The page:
“Happiness and misery depend as much on temperament as on fortune.” – François de La Rochefoucauld
“François VI, Duc de La Rochefoucauld, Prince de Marcillac (15 September 1613 – 17 March 1680) was a noted French author of maxims and memoirs. His is a clear-eyed, worldly view of human conduct that indulges in neither condemnation nor sentimentality. Born in Paris on the Rue des Petits Champs, at a time when the royal court was oscillating between aiding the nobility and threatening it, he was considered an exemplar of the accomplished 17th-century nobleman. Until 1650, he bore the title of Prince de Marcillac.
La Rochefoucauld received the education of a nobleman of his era, concentrating on military exercises, hunting, court etiquette, elegance of expression and comportment, and a knowledge of the world. He was married at the age of fifteen to Andrée de Vivonne, a cousin of Catherine de Vivonne, the future marquise de Rambouillet. He joined the army the following year and almost immediately established himself as a public figure. He fought bravely in the annual campaigns, though his actions were never formally recognised.
Under the patronage of Madame de Chevreuse, whom he met at this time, the first of the three celebrated women who influenced his life, he joined the service of Queen Anne of Austria. In one of Madame de Chevreuse’s quarrels with Cardinal Richelieu and her husband, a scheme apparently was conceived by which Marcillac was to carry her off to Brussels on horseback. Other cabals against Richelieu resulted once in Marcillac being sentenced to eight days in the Bastille, and he was occasionally required leave the Court, exiled to his father’s estates. In the power vacuum following Richelieu’s death in 1642, Marcillac took an active role, among others, in urging the queen and Condé to act together against Gaston, Duke of Orléans. However, the growing reputation of Mazarin impeded the ambition of the plotters, and Marcillac’s 1645 liaison with Duchess of Longueville made him irrevocably a frondeur (member of an uprising). He was a conspicuous figure in the siege of Paris, fought in many of the frequent military engagements, and was seriously wounded at the siege of Mardyke.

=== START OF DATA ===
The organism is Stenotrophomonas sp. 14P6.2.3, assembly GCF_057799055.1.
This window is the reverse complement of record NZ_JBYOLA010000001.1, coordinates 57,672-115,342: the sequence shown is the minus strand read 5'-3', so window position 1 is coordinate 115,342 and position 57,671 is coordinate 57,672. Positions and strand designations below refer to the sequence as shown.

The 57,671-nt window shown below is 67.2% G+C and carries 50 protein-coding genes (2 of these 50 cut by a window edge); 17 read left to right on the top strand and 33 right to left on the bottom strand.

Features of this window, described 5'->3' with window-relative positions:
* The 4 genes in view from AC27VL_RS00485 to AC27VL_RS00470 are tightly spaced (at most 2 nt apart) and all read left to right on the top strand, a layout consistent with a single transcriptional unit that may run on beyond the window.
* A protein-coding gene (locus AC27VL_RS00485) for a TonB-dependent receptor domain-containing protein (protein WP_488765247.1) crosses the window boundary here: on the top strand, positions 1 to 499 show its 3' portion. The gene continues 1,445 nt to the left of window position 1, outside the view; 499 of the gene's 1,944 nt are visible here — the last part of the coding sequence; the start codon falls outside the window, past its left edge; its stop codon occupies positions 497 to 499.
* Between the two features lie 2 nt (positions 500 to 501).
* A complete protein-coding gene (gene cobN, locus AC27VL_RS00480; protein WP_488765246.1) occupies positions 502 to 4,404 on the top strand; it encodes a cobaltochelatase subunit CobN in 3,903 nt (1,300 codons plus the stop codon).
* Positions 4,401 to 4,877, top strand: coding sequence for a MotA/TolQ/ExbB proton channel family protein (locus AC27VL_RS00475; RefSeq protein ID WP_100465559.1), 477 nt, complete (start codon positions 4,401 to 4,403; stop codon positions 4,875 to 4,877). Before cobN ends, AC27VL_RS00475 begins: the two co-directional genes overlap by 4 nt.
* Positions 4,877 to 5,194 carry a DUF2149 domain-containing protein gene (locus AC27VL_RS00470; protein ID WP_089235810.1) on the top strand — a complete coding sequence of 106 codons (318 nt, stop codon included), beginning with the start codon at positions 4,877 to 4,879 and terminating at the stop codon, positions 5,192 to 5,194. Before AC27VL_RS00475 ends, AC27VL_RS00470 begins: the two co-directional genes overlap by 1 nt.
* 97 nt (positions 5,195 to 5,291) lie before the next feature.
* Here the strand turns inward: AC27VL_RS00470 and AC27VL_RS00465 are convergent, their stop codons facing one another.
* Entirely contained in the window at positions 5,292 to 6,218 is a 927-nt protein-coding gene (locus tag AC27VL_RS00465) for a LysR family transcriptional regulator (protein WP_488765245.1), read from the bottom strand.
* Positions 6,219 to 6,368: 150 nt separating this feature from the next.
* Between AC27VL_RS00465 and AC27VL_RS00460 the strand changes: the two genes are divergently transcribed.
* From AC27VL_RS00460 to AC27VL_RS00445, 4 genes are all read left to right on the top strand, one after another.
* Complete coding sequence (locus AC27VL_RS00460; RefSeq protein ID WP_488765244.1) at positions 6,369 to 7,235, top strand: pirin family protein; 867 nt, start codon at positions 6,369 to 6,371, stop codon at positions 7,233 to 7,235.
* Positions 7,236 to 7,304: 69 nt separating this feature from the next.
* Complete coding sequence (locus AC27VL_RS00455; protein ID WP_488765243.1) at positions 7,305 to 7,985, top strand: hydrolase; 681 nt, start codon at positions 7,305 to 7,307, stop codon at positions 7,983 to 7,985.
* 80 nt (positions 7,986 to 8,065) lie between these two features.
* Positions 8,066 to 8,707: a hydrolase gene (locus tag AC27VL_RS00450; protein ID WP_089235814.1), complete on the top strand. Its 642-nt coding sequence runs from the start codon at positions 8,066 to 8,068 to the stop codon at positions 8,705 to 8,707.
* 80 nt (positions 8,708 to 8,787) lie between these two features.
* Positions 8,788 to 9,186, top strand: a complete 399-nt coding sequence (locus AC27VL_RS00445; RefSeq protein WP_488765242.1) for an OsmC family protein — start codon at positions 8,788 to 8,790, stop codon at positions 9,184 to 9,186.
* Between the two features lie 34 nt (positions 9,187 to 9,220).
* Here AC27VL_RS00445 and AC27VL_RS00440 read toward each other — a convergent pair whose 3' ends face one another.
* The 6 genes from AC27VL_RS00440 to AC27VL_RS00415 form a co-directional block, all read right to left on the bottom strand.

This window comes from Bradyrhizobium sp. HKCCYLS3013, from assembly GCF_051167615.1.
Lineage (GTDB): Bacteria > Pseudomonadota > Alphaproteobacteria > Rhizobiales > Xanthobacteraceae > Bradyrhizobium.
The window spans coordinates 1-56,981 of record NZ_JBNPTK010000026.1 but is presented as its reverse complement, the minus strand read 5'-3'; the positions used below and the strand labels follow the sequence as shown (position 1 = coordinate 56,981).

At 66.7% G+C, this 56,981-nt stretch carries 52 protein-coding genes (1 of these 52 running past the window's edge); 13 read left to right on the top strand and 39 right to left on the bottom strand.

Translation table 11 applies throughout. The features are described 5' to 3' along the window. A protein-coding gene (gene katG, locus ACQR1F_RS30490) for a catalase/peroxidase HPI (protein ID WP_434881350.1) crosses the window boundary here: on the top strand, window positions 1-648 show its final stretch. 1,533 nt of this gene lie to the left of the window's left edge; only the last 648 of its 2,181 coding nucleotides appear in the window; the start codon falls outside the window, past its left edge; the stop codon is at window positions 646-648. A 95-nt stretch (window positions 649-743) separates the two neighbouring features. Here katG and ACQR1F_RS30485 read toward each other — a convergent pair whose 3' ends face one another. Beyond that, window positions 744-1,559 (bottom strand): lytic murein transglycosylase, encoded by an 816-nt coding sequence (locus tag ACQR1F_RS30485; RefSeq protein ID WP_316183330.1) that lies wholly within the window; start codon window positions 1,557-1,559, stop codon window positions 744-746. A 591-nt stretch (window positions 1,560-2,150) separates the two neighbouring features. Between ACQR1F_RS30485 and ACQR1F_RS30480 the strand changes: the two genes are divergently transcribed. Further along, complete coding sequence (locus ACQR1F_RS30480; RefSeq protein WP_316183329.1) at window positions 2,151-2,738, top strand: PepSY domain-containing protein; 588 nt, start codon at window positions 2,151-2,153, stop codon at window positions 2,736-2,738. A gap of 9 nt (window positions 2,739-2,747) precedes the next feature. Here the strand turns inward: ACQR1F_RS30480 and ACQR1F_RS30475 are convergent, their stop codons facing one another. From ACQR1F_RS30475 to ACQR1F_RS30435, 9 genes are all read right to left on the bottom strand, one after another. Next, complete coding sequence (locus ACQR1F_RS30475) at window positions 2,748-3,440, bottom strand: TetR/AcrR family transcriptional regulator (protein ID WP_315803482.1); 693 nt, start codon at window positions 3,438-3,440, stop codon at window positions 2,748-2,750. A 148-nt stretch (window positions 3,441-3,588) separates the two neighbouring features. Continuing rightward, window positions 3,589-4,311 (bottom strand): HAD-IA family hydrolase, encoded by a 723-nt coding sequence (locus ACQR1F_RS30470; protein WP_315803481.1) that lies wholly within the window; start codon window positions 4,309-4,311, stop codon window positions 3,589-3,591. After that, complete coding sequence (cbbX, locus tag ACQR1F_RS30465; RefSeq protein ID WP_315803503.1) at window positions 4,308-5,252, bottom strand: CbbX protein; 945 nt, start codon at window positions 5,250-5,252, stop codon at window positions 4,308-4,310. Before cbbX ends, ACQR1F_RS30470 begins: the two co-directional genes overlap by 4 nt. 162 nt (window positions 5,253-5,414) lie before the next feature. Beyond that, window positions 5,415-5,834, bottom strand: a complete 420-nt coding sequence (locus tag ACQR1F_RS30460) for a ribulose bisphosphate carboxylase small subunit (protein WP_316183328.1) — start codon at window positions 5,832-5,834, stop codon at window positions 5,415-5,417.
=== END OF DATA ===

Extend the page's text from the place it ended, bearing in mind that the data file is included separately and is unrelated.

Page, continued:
In the second Fronde, Marcillac allied himself with Condé. He used the occasion of his father’s funeral in 1650 to urge the attending provincial nobility to help him attack the royalist garrison of Saumur. In the battle of the Faubourg Saint-Antoine, in 1652, he was shot through the head. It was feared that he would lose his sight, but he recovered after a year’s convalescence.
For some years thereafter, he retired to his country estate of Verteuil. Although his fortune had been reduced markedly, in time he was able to restore it to some extent thanks chiefly to the fidelity of Gourville, who had been in his service and who, passing into the service of Mazarin and of Condé, had acquired both wealth and influence. La Rochefoucauld did not return to court life until just before Mazarin’s death, when Louis XIV was about to assume absolute power, and the aristocratic anarchy of the Fronde was over. He wrote his memoirs during this time, as did many of his prominent contemporaries.” (Wikipedia)